Yikes! It is almost time to start sending in your college applications and you've likely narrowed down your list a lot by now. Ideally, you want to apply to six to eight schools, so if you have more than that on your list, you still have some decisions to make.
So, how do you know which school is best for you? We suggest you start by asking yourself these questions.
1. How does the school make you feel?
It is easy to get wooed by a beautiful campus and forget that the most important part of college is the education that you receive. But you also shouldn't underestimate the power of how you feel on a particular college campus. If you feel unsafe or uncomfortable, that could be a sign it is not the right fit for you. Transferring schools, or simple dropping out, can be very costly and is not a good move. So, if you are just getting a bad feeling about being at a school (and we don't mean it just isn't as pretty or has as many services as your top choice!) then you may want to reconsider applying.
2. Do you know what you want to be when you "grow up"?
You are probably entirely sick of this question and there is certainly a lot of merit in the fact that it is really hard to know what you want to do for life when you are just 17 or 18 years old. To make matters more complicated, data has shown that adults may go through as many as seven careers in a lifetime. Seven! (For full details, we recommending reading this article from the Wall Street Journal). So, if you strongly want to be a doctor, or lawyer, architect, engineer, or pharmacist, your college list might be easier to narrow. If the school doesn't offer a major related to that field, then it is a no go. But if you have no clue what you want to do, or you have an idea but you want to test it out, make sure the college offers a vast variety of major choices that fit into a lot of career paths so you have an option to change tracks if you find out the path you considered taking wasn't a good fit.
3. What services does the school offer and what services do you need?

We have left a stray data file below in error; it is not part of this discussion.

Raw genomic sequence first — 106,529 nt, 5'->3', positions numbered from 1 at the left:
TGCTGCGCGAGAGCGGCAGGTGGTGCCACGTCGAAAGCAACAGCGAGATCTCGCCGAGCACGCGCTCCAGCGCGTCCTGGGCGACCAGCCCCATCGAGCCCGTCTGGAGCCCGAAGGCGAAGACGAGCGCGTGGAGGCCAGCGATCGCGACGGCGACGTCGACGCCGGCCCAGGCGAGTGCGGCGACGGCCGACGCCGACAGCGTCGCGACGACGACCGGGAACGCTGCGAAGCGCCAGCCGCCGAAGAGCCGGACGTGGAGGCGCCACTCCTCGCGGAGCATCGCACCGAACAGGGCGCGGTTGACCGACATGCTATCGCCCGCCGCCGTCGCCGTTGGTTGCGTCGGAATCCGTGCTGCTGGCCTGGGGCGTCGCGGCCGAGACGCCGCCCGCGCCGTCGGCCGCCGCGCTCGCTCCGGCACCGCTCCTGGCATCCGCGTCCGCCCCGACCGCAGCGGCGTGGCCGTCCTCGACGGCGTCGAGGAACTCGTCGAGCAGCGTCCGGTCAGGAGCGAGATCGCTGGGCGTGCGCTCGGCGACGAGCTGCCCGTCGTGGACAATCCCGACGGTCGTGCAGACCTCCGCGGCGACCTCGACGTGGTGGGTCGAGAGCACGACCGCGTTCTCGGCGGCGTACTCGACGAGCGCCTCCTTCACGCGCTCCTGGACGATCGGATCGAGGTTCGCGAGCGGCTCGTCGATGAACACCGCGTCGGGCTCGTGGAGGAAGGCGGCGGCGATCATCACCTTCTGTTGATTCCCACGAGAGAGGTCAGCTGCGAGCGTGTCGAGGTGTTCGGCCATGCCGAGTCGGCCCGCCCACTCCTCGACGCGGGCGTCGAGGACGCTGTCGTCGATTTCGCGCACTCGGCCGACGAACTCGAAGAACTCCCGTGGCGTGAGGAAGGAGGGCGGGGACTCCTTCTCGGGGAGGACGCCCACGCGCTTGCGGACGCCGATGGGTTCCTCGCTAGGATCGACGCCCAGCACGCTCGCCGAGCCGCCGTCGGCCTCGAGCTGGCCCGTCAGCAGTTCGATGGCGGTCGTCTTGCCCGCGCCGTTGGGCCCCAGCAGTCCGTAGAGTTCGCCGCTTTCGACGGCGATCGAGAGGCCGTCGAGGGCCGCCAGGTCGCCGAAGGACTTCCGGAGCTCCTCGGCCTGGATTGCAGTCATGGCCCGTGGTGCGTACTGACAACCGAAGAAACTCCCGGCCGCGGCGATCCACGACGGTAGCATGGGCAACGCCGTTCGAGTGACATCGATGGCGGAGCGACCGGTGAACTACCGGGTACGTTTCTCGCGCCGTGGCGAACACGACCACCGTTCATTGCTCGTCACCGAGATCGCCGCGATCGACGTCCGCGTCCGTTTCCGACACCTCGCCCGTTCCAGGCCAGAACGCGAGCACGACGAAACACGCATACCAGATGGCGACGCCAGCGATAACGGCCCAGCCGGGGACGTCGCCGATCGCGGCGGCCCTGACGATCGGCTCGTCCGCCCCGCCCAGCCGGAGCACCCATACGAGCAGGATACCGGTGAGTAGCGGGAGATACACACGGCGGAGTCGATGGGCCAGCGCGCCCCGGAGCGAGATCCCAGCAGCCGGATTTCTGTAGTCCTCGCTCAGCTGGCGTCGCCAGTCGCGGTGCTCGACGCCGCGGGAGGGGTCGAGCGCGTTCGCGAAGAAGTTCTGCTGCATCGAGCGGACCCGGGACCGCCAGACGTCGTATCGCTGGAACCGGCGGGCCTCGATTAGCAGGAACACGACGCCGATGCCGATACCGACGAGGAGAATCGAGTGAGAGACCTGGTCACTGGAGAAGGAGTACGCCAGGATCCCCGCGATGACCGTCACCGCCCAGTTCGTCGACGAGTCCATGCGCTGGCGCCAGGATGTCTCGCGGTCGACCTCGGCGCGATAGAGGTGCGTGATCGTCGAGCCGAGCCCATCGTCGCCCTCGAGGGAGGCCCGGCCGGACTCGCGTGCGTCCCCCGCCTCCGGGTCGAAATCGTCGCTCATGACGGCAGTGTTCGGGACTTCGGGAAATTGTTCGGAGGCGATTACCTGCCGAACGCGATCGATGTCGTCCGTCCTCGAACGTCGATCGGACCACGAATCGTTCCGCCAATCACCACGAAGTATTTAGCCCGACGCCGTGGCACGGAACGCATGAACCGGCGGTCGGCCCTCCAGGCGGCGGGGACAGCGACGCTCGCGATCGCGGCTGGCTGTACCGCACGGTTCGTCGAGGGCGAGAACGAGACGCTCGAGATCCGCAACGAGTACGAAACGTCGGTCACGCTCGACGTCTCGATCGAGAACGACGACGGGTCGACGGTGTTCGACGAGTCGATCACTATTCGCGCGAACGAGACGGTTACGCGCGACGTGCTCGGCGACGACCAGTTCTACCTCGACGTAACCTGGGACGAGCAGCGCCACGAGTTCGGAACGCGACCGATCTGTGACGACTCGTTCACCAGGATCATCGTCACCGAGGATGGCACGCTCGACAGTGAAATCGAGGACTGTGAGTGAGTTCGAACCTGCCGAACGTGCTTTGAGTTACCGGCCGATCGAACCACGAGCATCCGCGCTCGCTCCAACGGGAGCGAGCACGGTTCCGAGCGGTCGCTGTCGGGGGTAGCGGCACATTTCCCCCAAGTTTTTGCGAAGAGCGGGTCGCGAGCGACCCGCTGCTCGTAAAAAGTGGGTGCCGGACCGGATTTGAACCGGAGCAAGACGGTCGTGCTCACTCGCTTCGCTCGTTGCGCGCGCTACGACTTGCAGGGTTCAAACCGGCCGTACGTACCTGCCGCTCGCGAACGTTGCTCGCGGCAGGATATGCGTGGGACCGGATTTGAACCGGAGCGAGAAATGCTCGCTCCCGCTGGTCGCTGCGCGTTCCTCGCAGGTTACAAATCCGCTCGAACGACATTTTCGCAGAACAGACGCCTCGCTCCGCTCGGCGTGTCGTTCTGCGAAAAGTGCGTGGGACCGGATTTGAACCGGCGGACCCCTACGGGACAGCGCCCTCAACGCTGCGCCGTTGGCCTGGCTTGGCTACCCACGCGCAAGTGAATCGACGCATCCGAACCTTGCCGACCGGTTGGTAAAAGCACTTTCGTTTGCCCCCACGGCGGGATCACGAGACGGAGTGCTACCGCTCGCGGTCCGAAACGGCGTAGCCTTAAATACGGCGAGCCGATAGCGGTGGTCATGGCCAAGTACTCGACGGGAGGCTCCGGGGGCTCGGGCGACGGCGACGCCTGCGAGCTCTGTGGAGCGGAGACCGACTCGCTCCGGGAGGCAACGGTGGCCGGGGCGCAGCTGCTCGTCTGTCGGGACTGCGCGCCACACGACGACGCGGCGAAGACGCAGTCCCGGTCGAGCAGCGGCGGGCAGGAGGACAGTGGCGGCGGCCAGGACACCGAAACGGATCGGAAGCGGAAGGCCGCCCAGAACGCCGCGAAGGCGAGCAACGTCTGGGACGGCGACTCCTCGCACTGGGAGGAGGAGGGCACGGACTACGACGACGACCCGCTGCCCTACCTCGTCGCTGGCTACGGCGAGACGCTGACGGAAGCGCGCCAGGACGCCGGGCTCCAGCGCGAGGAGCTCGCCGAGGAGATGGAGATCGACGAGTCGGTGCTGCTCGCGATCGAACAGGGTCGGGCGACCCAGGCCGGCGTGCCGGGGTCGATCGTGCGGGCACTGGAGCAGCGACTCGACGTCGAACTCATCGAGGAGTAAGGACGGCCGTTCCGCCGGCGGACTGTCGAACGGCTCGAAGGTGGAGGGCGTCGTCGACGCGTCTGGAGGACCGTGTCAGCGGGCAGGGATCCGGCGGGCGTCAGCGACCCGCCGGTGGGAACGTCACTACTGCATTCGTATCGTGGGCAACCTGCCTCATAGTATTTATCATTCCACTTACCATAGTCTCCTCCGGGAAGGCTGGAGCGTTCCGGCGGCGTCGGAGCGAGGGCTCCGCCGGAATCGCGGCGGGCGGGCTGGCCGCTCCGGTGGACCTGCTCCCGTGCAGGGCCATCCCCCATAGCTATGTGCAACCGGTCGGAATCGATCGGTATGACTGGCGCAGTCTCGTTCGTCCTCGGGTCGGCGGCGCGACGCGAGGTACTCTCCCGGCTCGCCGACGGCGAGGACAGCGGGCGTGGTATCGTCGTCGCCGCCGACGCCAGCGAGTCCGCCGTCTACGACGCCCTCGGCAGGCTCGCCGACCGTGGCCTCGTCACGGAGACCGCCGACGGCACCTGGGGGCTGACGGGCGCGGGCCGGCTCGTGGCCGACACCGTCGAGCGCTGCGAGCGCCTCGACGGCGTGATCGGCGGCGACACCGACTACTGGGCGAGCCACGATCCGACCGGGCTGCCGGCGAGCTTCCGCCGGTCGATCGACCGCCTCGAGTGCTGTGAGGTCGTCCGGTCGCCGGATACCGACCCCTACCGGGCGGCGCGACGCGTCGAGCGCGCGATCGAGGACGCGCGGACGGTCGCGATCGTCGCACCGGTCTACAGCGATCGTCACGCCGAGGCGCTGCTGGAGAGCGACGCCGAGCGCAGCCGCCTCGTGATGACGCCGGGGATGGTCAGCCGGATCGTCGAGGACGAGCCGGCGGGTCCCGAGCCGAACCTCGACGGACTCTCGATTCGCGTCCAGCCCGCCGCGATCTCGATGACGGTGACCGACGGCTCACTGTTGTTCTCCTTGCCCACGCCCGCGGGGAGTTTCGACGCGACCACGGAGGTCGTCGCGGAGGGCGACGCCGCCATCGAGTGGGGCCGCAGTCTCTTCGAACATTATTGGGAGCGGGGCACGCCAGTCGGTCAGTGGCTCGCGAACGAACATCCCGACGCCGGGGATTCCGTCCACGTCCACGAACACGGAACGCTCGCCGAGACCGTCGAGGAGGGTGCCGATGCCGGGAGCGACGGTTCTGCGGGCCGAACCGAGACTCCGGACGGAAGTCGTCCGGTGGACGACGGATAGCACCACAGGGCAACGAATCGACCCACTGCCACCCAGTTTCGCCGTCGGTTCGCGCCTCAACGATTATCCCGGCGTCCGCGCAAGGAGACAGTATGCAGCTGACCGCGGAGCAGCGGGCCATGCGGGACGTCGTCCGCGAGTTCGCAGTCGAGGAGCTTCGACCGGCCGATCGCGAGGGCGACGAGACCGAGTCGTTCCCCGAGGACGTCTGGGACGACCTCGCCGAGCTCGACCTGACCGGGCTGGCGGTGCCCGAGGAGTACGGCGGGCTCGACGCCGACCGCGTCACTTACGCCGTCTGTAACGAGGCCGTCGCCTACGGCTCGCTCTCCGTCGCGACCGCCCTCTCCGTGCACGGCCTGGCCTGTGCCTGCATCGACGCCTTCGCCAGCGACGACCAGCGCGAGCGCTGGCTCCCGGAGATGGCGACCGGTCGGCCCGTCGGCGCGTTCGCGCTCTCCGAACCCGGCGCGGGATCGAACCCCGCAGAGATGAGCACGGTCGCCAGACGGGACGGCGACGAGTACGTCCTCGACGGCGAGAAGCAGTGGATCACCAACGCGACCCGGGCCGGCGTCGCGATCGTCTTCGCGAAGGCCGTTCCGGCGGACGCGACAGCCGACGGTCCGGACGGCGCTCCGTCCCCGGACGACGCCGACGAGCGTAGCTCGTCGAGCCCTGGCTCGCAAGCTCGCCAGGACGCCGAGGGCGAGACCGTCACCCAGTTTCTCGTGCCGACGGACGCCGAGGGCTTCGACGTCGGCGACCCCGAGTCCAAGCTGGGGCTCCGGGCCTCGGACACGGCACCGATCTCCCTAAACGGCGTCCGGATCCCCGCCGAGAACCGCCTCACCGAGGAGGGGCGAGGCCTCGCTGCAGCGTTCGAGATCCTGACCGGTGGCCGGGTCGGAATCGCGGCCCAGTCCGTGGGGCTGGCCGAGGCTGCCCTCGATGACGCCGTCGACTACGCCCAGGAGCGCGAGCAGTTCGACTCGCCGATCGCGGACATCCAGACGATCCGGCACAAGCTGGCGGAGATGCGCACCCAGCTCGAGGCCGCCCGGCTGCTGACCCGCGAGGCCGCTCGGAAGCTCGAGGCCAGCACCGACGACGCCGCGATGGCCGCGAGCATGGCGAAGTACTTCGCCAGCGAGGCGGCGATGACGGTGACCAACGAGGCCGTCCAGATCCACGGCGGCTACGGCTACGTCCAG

If you have a learning disability, medical problem, or need counseling, make sure the school offer services to accommodate you. Staying healthy, both physically and mentally, will help you be successful in college, and receiving the advising and tutoring you need may be vital to your college completion depending on your personal situation. If you have some particular need, make sure the school can help you or reconsider sending in your application.
4. How big is the college and where is it located?
Do you get homesick when you are away from your family? How do you feel when you roam through a big city? Nervous and tense? Energized and excited? Do you like lots of personal connections or do you prefer being lost anonymously in a crowd? Answers to these questions can determine if you should remove any colleges from your list based on how far they are from your home, how many students they have, and whether they are located in the city or rural town.
5. How much can your family afford?
Students hate this question because it's one they feel like can really spoil their dreams. But keep in mind you don't need to be narrowing down schools from your list because the sticker price is too high. For each school you are considering, seek out the "Net Price Calculator". Each college is required to have one and if are having trouble locating it online, contact the financial aid office and they will point you to it. The Net Price Calculator gives you an estimate of what a family like yours might have to pay at that particular school, based on how much aid they typically award to a family with income and assets similar to yours.
It is just an estimate, so if a school is your complete dream school and it seems like it won't be affordable based on your entries into the calculator, you may still want to apply. But apply to that school with a realistic view that if your award comes back and the school is too expensive, you will have to make a tough choice. Have an earnest discussion with your parents about what their limit is for paying for school - including borrowing - and go from there.
You can also take a look at RISLA's How much can I afford calculator to help you determine what kind of student loan payments might be reasonable for you based on the career you are planning to pursue. If you are considering many different career paths, don't borrow more than 1/4 of the lowest estimate the calculator gives you. (The borrowing estimates are for all four years!)